The same demographic blind spot, according to Baer and Liebman, affects perceptions of employment trends. Because of boomer retirements, running 200,000 a month, “the rule of thumb that the economy needs to add 140,000 jobs per month to keep up with population growth no longer holds,” they say.
Today, a more realistic number is 100,000 net jobs – which is why job creation at the 150,000-a-month level has brought the unemployment rate down, if slowly. Similarly, the employment-to-population ratio will trend downward regardless of the economy; the fact that it has flattened out should be taken as a positive sign.
These points, beyond the bumper-sticker slogans of opposing political blocs, are worth considering. There is little doubt that economists and policymakers, though nominally aware of the impact of the baby-boom demographic bulge, have repeatedly underestimated its real impact – for example, on labor markets and productivity as boomers entered the primary workforce, and on housing as they passed through their life cycles. One of the article’s claims is perhaps discouraging, the other hopeful: the deficit is even more intractable than it may seem, but we are doing better than we may think on employment.
And both points support arguments that AIM has been making for some time. We have long regarded control of health care costs, at the state level and nationally, as our most important economic policy priority, because it is ultimately the only way to control the spending that busts budgets in the public and private sectors. We have also stressed the challenge of replacing the highly-skilled but aging workforce, particularly in our manufacturing sector, that has been a foundation of our competitiveness – the focus of the Staying Power II report by Prof. Barry Bluestone and his team at Northeastern University.
The U.S. economy should enjoy favorable winds once it navigates the impending fiscal negotiations in Washington, forecasters predicted at the New England Economic Partnership’s semi-annual Outlook Conference held yesterday at Bryant University in Smithfield RI.
The national forecast presented by Edward Friedman, Director, Moody’s Analytics, emphasized that the recovery, though ongoing, lags because of weak hiring. Job creation is slow despite strong corporate profits and balance sheets, holding back consumer spending even as household balance sheets and house values improve. The Federal Reserve is playing a weak hand well, but fiscal policy is the key to short- and long-term growth.
With regard to the “fiscal cliff” scenario, Friedman noted that the impact of tax increases on the economy would far outweigh that of the spending cuts, especially in high-income states such as Massachusetts. Failure to achieve some kind of resolution in Washington would quickly lead to a recession roughly comparable to that of 2001 – but Friedman put the chances of deadlock at no more than 15 percent.
The Moody’s baseline forecast assumes a “middle-ground” outcome that avoids most short-term impacts: payroll taxes will return to higher levels but most of the Bush tax reductions will stand, and defense spending will fall significantly less than under sequestration.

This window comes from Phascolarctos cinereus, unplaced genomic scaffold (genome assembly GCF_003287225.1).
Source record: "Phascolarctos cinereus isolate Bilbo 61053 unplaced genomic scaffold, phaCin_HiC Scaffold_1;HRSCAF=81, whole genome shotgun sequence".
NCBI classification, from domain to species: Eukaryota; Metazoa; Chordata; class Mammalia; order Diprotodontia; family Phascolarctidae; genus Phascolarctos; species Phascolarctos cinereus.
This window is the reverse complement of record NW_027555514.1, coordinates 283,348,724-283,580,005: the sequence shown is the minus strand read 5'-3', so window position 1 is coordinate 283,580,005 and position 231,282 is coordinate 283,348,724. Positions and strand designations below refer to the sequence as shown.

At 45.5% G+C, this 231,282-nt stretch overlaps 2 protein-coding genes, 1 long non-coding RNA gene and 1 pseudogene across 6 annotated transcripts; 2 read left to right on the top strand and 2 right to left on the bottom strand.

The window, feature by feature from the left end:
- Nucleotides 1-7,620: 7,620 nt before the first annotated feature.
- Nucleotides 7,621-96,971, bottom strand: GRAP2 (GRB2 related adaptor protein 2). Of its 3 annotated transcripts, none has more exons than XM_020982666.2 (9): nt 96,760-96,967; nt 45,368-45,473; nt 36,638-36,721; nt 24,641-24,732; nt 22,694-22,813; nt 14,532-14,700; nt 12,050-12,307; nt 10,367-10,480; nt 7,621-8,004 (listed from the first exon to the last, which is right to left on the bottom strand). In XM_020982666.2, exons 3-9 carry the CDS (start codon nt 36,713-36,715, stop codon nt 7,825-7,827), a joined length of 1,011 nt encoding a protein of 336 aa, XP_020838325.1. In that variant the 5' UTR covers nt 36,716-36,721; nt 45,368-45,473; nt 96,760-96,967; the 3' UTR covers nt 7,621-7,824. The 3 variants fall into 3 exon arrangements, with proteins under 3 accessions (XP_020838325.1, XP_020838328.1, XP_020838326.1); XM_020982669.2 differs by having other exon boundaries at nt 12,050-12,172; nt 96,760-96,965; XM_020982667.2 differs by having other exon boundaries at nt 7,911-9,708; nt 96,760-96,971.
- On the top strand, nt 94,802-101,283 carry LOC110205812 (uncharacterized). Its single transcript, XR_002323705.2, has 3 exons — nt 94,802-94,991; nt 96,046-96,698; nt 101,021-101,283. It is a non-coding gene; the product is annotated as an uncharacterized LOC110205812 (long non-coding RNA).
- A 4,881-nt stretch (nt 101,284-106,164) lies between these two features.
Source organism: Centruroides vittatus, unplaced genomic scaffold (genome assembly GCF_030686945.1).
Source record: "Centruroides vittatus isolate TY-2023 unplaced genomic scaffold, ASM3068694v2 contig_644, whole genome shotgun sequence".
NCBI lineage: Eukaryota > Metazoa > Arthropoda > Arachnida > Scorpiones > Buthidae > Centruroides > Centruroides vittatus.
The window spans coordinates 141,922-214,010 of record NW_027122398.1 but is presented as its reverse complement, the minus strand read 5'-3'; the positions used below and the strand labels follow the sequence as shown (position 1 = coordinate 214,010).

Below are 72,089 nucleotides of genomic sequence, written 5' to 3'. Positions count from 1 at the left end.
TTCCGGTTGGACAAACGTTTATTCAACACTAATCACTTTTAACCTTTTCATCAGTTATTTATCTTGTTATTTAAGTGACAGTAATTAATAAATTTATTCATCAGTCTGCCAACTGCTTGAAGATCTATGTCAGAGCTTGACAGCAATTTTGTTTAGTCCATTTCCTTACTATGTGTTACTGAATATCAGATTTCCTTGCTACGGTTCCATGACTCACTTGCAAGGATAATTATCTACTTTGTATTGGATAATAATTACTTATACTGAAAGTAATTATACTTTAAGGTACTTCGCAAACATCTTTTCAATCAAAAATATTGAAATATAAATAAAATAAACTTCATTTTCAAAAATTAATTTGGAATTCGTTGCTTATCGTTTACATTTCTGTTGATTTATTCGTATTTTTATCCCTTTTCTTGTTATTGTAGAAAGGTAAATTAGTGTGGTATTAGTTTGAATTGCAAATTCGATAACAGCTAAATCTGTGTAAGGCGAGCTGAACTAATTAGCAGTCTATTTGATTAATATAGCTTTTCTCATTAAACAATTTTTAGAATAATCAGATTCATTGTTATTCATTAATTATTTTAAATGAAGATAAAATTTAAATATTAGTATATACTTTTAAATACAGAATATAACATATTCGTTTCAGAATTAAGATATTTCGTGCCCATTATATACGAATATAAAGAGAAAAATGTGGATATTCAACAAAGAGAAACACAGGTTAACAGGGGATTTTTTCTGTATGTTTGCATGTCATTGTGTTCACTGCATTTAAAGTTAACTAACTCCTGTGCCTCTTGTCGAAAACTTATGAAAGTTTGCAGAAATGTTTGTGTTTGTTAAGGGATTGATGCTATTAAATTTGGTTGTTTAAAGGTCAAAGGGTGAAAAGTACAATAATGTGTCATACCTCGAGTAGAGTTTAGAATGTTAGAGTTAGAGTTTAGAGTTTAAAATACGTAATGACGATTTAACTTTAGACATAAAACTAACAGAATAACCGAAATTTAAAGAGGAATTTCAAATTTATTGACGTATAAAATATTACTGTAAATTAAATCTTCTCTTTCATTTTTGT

On these assumptions, the Moody’s forecast shows national economic growth (GDP) rising in the course of 2013 from the current 2 percent annual range to above 4 percent, easing off to the high threes by 2015. This growth should work off pent-up demand for automobiles and houses, and return employment to, or above, pre-recession levels.
The Massachusetts forecast developed by Alan Clayton-Matthews of Northeastern University, a member of AIM’s Board of Economic Advisors, was built off of the Moody’s baseline. Our state, Clayton-Matthews noted, is experiencing a deceleration for reasons that include a global slowdown affecting key markets, but is in the fourth year of an expansion that has raised Gross State Product (GSP) 4.5 percent above its pre-recession peak, and brought back 87 percent of the jobs lost.
Looking ahead, he forecast moderate GSP growth (2.3 percent) in 2013, accelerating in 2014 (3.8 percent) and 2015 (4 percent) before tailing off to 3.4 percent in 2016 due to workforce constraints. Employment, after edging up in 2013 (0.7 percent), would rise more strongly in the out-years, finally surpassing its peak of 2001, although the unemployment rate would remain above 6 percent into 2015. Because housing has become more affordable, Clayton-Matthews added, Massachusetts employers should find it easier to attract and retain younger workers.
The forecast shows construction, professional and business services, information, leisure and hospitality, and education and health services leading the state’s employment growth through 2016. The manufacturing sector will add jobs, though more slowly, throughout the forecast period.
AIM will offer an in-depth look at what's ahead for the economy in 2013 at the AIM Executive Forum on January 18. Panelists Jerry Sargent, President, Citizens Bank & RBS Citizens, Massachusetts; Katherine Kiel, Professor of Economics, College of the Holy Cross; and Barry Bluestone, Dean, School, of Public Policy & Urban Affairs at Northeastern University will conduct a no-holds-barred discussion about the future for the world economy and what it will mean to employers.